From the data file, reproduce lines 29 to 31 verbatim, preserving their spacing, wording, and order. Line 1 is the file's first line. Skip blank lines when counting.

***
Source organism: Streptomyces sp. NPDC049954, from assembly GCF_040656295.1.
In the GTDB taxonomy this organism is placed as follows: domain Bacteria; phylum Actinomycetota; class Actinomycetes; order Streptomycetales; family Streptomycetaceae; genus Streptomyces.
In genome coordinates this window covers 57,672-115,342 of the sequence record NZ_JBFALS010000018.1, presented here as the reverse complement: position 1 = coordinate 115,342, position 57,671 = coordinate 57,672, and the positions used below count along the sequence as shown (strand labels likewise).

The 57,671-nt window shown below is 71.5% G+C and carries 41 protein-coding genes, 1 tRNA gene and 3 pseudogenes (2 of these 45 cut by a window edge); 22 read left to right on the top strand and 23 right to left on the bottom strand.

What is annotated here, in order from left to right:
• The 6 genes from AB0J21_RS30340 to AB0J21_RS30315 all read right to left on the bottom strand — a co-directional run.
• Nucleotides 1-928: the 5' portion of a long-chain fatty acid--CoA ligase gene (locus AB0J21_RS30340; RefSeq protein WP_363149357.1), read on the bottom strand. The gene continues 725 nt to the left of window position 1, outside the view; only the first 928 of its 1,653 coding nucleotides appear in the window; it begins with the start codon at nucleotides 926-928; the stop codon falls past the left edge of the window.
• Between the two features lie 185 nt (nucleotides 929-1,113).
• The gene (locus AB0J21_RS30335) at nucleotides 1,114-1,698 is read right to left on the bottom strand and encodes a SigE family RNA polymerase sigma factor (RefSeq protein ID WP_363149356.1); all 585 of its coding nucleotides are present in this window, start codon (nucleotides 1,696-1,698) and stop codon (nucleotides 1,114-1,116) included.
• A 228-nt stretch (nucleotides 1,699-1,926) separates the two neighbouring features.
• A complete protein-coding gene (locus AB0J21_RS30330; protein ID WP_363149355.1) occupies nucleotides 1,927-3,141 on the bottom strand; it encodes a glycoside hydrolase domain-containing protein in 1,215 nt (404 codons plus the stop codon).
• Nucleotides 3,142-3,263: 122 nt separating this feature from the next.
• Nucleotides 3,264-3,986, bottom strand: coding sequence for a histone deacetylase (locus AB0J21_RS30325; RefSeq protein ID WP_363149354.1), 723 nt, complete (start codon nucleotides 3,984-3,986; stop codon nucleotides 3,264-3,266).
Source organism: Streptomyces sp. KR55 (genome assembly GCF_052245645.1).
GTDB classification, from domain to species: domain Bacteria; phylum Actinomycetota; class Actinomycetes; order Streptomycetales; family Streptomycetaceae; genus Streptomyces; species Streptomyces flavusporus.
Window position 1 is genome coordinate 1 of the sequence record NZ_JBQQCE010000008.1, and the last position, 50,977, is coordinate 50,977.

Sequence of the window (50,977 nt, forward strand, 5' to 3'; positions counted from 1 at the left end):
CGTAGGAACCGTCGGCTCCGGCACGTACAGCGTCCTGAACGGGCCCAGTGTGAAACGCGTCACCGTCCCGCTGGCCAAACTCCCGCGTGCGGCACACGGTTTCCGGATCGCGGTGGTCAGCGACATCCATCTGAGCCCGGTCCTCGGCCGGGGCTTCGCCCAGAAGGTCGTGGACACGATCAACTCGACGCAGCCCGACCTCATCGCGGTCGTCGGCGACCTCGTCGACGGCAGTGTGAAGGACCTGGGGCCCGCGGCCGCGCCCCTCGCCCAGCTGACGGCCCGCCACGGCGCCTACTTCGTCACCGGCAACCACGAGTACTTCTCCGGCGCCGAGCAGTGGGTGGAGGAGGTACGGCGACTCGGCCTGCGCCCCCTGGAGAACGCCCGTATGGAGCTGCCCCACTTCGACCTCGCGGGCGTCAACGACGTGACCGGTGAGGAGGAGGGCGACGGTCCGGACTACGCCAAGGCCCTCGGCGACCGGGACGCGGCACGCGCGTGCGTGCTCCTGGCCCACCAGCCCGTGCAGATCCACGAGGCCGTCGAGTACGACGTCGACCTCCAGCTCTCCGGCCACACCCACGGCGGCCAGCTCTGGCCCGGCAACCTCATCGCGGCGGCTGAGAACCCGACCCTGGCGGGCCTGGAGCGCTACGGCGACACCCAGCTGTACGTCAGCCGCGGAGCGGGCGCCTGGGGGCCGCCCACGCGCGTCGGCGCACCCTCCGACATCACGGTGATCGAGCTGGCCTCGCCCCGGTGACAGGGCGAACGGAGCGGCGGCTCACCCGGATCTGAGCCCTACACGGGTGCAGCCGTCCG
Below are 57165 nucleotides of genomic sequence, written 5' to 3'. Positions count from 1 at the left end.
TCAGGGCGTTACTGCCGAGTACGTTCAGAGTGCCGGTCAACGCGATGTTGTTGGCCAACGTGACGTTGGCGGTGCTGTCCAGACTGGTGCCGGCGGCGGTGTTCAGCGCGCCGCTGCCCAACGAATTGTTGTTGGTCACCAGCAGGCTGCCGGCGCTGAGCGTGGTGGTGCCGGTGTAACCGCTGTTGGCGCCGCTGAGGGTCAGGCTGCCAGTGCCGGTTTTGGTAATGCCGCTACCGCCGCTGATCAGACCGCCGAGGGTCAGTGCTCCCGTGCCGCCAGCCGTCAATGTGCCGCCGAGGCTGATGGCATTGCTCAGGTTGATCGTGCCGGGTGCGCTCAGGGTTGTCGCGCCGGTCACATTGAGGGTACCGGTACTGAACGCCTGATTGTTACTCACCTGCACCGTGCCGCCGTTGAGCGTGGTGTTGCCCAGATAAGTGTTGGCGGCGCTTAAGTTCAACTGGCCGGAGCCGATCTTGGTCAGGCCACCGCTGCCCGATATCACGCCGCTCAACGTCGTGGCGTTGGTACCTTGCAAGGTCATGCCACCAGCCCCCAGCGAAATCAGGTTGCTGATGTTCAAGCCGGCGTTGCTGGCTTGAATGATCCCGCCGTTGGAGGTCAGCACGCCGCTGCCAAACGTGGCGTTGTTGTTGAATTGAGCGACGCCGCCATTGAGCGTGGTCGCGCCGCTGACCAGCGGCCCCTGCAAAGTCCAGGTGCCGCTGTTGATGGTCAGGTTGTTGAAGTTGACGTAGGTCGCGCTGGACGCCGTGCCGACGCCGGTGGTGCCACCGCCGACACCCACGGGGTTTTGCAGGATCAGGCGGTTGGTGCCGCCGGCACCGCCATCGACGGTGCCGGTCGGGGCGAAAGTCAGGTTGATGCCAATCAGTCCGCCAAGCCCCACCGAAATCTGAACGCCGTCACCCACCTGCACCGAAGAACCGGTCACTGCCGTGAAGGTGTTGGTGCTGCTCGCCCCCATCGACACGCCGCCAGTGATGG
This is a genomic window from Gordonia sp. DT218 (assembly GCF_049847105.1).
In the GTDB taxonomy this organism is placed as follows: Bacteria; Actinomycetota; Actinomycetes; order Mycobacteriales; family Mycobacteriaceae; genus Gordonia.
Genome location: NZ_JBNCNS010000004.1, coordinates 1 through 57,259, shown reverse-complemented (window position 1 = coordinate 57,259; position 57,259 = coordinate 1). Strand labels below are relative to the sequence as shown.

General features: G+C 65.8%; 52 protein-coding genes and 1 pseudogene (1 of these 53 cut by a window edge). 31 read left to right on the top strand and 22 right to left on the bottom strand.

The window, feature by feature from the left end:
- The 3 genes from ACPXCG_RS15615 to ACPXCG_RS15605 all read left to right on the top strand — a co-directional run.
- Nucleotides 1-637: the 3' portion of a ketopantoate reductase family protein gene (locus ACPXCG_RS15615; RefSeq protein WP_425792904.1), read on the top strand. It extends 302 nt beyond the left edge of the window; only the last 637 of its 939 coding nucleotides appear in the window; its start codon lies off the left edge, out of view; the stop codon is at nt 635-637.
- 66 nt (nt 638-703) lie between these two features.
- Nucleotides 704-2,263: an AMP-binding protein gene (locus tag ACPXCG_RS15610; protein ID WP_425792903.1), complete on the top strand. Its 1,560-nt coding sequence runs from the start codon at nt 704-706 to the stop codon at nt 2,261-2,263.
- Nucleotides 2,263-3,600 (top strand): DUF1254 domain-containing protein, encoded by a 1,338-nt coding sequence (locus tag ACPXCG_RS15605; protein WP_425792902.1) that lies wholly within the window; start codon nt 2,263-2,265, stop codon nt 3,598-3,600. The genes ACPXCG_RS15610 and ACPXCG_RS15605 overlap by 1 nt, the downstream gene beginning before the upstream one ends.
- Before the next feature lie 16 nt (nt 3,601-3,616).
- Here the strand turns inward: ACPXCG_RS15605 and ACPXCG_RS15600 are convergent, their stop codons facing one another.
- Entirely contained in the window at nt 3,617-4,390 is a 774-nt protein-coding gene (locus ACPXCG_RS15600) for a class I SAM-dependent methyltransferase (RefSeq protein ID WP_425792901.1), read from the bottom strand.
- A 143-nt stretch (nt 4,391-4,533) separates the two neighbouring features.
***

- Nucleotides 704-2,263: an AMP-binding protein gene (locus tag ACPXCG_RS15610; protein ID WP_425792903.1), complete on the top strand. Its 1,560-nt coding sequence runs from the start codon at nt 704-706 to the stop codon at nt 2,261-2,263.
- Nucleotides 2,263-3,600 (top strand): DUF1254 domain-containing protein, encoded by a 1,338-nt coding sequence (locus tag ACPXCG_RS15605; protein WP_425792902.1) that lies wholly within the window; start codon nt 2,263-2,265, stop codon nt 3,598-3,600. The genes ACPXCG_RS15610 and ACPXCG_RS15605 overlap by 1 nt, the downstream gene beginning before the upstream one ends.
- Before the next feature lie 16 nt (nt 3,601-3,616).